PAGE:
Short Employment Spells in Italy, Germany and the UK: Testing the Port-of-Entry Hypothesis
This paper looks at short employment spells in three European countries: the UK, whose labour market is considered the most flexible in the EU; Italy, regarded as the least flexible; and Germany, tightly regulated, but characterised by a deservedly famous apprenticeship system. In particular, it aims to assess whether young people in short-lived jobs stand a better chance of finding a "good job" compared to their older colleagues. The increasingly held belief that - in modern economies - a "bad job" at the beginning of onÈs career is the "port-of-entry" to stable employment and to upward mobility, makes this assessment particularly relevant; i.e. it matters greatly if short-duration jobs are entry ports into better employment or become long term-traps. The lack of accepted benchmarks makes it difficult to reach strong conclusions in regard to the 'efficiency' of labour markets: cross-country comparisons help to highlight the effect of different labour market institutions on mobility and on the soundness of the "port-of-entry" hypothesis.
|Date of creation:||2000|
|Contact details of provider:|| Postal: Via Real Collegio, 30, 10024 Moncalieri (To)|
Web page: http://www.laboratoriorevelli.it/
More information through EDIRC
References listed on IDEAS
Please report citation or reference errors to , or , if you are the registered author of the cited work, log in to your RePEc Author Service profile, click on "citations" and make appropriate adjustments.:
- Meghir, Costas & Whitehouse, Edward, 1997.
"Labour market transitions and retirement of men in the UK,"
Journal of Econometrics,
Elsevier, vol. 79(2), pages 327-354, August.
- Costas Meghir & Edward Whitehouse, 1993. "Labour market transitions and retirement of men in the UK," IFS Working Papers W93/12, Institute for Fiscal Studies.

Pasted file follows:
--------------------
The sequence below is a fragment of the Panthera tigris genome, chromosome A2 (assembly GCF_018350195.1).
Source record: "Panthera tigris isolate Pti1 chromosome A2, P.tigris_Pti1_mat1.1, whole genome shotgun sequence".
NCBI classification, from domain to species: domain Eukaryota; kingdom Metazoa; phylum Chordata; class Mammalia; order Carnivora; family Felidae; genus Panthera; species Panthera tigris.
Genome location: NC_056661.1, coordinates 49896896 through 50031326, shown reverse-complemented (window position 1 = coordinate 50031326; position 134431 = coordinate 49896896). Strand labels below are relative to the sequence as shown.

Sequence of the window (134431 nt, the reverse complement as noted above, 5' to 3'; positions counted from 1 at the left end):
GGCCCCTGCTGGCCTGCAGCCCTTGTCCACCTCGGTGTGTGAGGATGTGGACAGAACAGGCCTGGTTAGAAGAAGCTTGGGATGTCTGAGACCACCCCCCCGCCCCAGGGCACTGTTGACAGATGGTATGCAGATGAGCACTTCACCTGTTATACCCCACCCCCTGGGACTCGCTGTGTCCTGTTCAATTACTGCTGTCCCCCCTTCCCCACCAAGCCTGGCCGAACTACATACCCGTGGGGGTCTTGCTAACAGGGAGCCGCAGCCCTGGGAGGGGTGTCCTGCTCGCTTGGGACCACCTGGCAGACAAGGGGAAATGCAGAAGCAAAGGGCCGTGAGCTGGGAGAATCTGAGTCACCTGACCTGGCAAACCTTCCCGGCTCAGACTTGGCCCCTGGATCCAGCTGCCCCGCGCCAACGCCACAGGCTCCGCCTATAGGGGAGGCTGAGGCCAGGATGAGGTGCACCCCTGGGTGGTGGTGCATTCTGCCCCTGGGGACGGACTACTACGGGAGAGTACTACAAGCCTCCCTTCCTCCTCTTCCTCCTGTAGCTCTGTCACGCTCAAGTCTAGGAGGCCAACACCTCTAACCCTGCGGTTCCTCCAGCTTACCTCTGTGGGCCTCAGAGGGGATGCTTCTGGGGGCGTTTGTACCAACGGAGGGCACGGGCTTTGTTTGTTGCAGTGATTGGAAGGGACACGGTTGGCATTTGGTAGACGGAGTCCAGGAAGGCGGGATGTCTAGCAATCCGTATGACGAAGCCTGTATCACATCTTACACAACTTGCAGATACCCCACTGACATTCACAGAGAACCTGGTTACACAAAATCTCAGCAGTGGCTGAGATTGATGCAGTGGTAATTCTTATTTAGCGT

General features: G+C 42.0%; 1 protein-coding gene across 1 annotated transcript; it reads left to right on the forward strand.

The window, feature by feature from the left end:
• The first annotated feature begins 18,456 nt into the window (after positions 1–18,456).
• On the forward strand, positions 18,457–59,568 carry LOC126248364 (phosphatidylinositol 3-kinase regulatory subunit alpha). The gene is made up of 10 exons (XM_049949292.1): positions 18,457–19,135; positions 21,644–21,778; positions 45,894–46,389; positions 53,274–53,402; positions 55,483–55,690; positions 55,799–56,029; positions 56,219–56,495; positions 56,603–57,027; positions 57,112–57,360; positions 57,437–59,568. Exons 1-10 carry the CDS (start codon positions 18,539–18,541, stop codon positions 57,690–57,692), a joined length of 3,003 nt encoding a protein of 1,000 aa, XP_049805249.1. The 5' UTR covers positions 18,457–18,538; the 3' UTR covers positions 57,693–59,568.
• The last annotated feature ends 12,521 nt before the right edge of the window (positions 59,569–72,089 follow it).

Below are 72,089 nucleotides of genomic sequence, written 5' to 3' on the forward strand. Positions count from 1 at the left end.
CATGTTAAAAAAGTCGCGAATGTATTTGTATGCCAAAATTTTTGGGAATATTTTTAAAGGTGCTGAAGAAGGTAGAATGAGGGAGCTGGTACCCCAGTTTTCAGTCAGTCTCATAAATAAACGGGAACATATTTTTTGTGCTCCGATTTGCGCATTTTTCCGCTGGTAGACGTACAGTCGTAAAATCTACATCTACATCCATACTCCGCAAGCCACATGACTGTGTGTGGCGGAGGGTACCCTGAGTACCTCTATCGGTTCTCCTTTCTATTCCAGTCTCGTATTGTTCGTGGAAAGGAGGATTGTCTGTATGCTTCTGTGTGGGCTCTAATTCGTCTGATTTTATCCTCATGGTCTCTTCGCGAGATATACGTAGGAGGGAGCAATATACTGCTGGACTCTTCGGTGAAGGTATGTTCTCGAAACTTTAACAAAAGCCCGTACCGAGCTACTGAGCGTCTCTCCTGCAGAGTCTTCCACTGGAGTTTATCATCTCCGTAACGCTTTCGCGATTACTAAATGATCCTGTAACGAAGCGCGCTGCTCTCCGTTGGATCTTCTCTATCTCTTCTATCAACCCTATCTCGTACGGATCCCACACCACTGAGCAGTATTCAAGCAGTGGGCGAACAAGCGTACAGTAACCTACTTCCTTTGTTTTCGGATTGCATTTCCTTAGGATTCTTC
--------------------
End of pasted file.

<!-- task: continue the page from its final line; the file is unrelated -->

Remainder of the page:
- Costas Meghir & Edward Whitehouse, 1995. "Labour market transitions and retirement of men in the UK," IFS Working Papers W95/10, Institute for Fiscal Studies.
- Susan N. Houseman & Katharine G. Abraham, 1995. "Earnings Inequality in Germany," Book chapters authored by Upjohn Institute researchers,in: Richard B. Freeman & Lawrence F. Katz (ed.), Differences and Changes in Wage Structures, pages 371-403 W.E. Upjohn Institute for Employment Research.
- Katharine G. Abraham & Susan Houseman, 1995. "Earnings Inequality in Germany," NBER Chapters,in: Differences and Changes in Wage Structures, pages 371-404 National Bureau of Economic Research, Inc.
- Katharine G. Abraham & Susan N. Houseman, 1993. "Earnings Inequality in Germany," NBER Working Papers 4541, National Bureau of Economic Research, Inc.
- Katharine G. Abraham & Susan N. Houseman, 1993. "Earnings Inequality in Germany," Upjohn Working Papers and Journal Articles 94-24, W.E. Upjohn Institute for Employment Research.
- Simon Burgess, 1999. "The Reallocation of Labour: An International Comparison Using Job Tenure," CEP Discussion Papers dp0416, Centre for Economic Performance, LSE.
- Richard B. Freeman & Lawrence F. Katz, 1995. "Differences and Changes in Wage Structures," NBER Books, National Bureau of Economic Research, Inc, number free95-1, December.
- Arulampalam, Wiji & Booth, Alison L & Taylor, Mark P, 2000. "Unemployment Persistence," Oxford Economic Papers, Oxford University Press, vol. 52(1), pages 24-50, January. Full references (including those not matched with items on IDEAS)
When requesting a correction, please mention this item's handle: RePEc:cca:wplabo:14. See general information about how to correct material in RePEc.
For technical questions regarding this item, or to correct its authors, title, abstract, bibliographic or download information, contact: (Giovanni Bert)
If references are entirely missing, you can add them using this form.